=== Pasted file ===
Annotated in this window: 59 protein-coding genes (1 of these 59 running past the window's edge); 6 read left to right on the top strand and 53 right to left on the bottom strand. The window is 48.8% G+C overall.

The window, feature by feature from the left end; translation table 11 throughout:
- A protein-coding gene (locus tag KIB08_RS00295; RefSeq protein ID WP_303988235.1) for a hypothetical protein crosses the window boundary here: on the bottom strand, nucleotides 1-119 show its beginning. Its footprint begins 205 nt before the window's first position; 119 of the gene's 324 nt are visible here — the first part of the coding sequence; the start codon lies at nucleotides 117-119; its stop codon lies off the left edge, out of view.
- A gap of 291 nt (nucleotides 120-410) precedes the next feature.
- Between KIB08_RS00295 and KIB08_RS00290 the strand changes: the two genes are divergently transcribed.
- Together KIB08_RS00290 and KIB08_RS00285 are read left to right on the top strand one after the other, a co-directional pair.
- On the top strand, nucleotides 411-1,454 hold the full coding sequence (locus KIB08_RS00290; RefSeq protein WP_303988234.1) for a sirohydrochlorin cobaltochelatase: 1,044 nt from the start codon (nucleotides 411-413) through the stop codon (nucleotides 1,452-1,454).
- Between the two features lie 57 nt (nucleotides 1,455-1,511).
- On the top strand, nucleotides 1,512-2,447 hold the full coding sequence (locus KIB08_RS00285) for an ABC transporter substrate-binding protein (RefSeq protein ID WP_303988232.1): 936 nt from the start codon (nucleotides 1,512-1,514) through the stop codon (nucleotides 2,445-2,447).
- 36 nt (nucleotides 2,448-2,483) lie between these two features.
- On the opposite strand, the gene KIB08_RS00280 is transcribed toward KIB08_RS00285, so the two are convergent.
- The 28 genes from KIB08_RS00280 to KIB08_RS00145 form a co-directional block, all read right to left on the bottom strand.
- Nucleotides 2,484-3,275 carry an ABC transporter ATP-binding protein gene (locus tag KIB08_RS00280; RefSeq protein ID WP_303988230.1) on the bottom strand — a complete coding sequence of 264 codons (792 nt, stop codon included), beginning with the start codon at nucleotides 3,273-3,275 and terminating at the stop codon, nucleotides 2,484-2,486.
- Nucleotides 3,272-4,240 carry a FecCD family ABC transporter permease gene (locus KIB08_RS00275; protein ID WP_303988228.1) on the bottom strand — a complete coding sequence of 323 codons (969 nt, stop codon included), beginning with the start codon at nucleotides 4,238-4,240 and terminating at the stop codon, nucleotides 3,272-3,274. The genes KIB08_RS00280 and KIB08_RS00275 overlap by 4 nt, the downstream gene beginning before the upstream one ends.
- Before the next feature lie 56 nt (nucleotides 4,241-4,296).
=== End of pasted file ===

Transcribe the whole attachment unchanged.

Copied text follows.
Annotated in this window: 59 protein-coding genes (1 of these 59 running past the window's edge); 6 read left to right on the top strand and 53 right to left on the bottom strand. The window is 48.8% G+C overall.

The window, feature by feature from the left end; translation table 11 throughout:
- A protein-coding gene (locus tag KIB08_RS00295; RefSeq protein ID WP_303988235.1) for a hypothetical protein crosses the window boundary here: on the bottom strand, nucleotides 1-119 show its beginning. Its footprint begins 205 nt before the window's first position; 119 of the gene's 324 nt are visible here — the first part of the coding sequence; the start codon lies at nucleotides 117-119; its stop codon lies off the left edge, out of view.
- A gap of 291 nt (nucleotides 120-410) precedes the next feature.
- Between KIB08_RS00295 and KIB08_RS00290 the strand changes: the two genes are divergently transcribed.
- Together KIB08_RS00290 and KIB08_RS00285 are read left to right on the top strand one after the other, a co-directional pair.
- On the top strand, nucleotides 411-1,454 hold the full coding sequence (locus KIB08_RS00290; RefSeq protein WP_303988234.1) for a sirohydrochlorin cobaltochelatase: 1,044 nt from the start codon (nucleotides 411-413) through the stop codon (nucleotides 1,452-1,454).
- Between the two features lie 57 nt (nucleotides 1,455-1,511).
- On the top strand, nucleotides 1,512-2,447 hold the full coding sequence (locus KIB08_RS00285) for an ABC transporter substrate-binding protein (RefSeq protein ID WP_303988232.1): 936 nt from the start codon (nucleotides 1,512-1,514) through the stop codon (nucleotides 2,445-2,447).
- 36 nt (nucleotides 2,448-2,483) lie between these two features.
- On the opposite strand, the gene KIB08_RS00280 is transcribed toward KIB08_RS00285, so the two are convergent.
- The 28 genes from KIB08_RS00280 to KIB08_RS00145 form a co-directional block, all read right to left on the bottom strand.
- Nucleotides 2,484-3,275 carry an ABC transporter ATP-binding protein gene (locus tag KIB08_RS00280; RefSeq protein ID WP_303988230.1) on the bottom strand — a complete coding sequence of 264 codons (792 nt, stop codon included), beginning with the start codon at nucleotides 3,273-3,275 and terminating at the stop codon, nucleotides 2,484-2,486.
- Nucleotides 3,272-4,240 carry a FecCD family ABC transporter permease gene (locus KIB08_RS00275; protein ID WP_303988228.1) on the bottom strand — a complete coding sequence of 323 codons (969 nt, stop codon included), beginning with the start codon at nucleotides 4,238-4,240 and terminating at the stop codon, nucleotides 3,272-3,274. The genes KIB08_RS00280 and KIB08_RS00275 overlap by 4 nt, the downstream gene beginning before the upstream one ends.
- Before the next feature lie 56 nt (nucleotides 4,241-4,296).